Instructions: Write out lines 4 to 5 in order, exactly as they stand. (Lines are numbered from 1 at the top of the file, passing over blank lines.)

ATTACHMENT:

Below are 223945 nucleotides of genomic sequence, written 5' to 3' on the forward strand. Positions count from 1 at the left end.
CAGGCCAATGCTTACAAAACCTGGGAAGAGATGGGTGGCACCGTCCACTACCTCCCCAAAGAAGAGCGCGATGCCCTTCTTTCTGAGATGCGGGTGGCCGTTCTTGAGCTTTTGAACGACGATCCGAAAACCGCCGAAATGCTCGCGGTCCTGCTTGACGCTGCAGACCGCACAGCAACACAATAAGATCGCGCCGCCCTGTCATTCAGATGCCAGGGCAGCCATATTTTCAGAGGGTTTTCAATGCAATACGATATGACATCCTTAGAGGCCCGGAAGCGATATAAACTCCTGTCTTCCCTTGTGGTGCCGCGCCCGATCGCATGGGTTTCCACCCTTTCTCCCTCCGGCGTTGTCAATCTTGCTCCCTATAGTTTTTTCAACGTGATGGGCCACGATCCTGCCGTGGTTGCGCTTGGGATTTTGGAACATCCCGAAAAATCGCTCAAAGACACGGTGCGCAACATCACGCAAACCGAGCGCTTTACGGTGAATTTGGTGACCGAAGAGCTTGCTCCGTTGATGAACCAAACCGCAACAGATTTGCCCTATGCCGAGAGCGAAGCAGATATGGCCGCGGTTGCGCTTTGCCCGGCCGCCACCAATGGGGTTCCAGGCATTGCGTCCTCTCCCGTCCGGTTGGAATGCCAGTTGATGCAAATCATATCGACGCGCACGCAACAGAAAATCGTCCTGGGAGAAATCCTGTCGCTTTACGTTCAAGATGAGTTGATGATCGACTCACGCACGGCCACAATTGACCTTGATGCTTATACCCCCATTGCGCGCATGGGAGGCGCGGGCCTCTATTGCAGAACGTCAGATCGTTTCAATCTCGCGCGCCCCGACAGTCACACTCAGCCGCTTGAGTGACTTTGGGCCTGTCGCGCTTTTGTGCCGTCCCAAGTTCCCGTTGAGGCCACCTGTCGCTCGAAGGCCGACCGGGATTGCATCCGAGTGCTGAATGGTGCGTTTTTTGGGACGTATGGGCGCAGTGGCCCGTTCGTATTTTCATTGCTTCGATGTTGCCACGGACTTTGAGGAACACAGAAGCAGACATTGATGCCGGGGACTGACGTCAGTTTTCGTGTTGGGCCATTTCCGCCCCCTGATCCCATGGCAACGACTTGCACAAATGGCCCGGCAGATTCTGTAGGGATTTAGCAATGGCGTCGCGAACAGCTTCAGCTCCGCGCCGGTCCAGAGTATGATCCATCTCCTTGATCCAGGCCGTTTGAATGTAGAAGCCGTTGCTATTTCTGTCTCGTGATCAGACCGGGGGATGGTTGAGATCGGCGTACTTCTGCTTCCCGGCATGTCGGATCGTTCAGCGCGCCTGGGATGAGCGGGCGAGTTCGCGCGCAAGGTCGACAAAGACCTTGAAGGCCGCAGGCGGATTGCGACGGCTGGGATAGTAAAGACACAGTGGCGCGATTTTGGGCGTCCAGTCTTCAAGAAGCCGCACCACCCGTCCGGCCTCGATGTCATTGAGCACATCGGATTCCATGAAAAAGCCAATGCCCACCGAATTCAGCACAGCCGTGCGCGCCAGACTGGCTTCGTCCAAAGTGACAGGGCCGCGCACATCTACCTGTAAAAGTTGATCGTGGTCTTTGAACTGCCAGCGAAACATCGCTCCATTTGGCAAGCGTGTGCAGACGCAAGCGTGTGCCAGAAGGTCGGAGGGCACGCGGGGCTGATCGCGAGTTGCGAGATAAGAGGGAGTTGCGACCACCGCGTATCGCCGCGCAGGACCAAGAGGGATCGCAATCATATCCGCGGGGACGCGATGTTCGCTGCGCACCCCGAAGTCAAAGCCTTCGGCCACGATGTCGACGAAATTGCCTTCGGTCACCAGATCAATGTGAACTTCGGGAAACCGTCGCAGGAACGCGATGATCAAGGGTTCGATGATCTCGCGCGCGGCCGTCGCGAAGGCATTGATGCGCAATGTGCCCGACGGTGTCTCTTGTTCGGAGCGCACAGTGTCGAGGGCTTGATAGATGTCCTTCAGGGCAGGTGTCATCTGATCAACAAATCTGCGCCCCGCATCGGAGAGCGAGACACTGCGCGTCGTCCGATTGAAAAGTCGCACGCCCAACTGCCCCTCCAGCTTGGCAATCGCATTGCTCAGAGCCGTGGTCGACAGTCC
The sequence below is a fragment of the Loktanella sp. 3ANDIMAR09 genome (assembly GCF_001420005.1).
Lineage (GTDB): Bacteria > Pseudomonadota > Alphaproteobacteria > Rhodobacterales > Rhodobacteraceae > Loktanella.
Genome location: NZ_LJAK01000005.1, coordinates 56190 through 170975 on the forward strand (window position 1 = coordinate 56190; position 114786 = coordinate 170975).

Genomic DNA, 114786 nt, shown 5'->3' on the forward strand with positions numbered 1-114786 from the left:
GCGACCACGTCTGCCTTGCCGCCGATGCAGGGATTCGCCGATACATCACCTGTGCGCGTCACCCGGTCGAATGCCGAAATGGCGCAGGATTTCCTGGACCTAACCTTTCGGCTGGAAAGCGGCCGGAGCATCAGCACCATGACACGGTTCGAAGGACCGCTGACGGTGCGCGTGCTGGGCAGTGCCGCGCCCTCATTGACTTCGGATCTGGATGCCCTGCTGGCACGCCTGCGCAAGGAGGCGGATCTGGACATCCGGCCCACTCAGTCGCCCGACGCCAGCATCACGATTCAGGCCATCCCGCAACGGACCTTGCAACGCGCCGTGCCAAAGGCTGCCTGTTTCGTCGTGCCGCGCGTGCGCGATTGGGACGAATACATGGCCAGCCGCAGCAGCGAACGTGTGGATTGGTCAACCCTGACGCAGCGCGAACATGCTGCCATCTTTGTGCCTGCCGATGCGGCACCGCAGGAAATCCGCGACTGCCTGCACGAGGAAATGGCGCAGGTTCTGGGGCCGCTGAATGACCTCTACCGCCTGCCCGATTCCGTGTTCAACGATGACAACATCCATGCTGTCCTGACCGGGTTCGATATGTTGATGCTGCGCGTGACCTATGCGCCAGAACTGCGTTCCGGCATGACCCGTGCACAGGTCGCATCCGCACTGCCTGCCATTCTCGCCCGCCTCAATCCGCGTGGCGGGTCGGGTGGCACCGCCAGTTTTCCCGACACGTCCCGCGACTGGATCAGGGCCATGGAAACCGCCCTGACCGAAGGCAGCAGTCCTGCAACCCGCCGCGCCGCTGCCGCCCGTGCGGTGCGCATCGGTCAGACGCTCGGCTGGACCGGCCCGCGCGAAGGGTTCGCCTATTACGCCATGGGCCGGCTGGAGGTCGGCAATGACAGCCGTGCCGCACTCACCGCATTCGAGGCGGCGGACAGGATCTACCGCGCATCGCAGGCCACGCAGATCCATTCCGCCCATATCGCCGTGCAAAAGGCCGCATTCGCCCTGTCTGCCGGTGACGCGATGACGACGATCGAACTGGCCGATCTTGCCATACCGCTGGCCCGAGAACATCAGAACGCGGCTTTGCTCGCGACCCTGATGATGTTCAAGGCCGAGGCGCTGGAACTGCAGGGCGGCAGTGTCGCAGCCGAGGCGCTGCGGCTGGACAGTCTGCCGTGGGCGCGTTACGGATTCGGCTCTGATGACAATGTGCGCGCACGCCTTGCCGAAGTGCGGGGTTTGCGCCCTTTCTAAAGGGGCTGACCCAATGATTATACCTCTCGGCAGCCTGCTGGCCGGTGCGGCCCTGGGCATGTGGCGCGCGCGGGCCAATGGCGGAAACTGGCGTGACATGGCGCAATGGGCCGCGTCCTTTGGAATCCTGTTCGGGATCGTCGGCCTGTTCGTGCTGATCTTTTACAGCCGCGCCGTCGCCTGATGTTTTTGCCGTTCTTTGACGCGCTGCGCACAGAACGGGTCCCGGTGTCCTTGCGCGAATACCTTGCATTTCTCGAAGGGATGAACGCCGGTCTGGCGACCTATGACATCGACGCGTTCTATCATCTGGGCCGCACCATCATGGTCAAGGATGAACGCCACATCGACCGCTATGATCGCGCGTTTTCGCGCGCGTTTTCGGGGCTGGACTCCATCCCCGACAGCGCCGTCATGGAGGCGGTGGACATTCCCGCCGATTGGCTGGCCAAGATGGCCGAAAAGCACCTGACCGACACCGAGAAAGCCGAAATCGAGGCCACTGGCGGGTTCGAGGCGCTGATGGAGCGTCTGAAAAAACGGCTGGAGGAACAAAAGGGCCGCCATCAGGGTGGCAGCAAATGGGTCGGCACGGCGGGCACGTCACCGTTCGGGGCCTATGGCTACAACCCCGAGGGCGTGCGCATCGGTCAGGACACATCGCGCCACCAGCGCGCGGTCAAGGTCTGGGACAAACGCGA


Lineage (GTDB): Bacteria > Pseudomonadota > Alphaproteobacteria > Rhodobacterales > Rhodobacteraceae > Loktanella.
Genome location: NZ_LJAK01000005.1, coordinates 56190 through 170975 on the forward strand (window position 1 = coordinate 56190; position 114786 = coordinate 170975).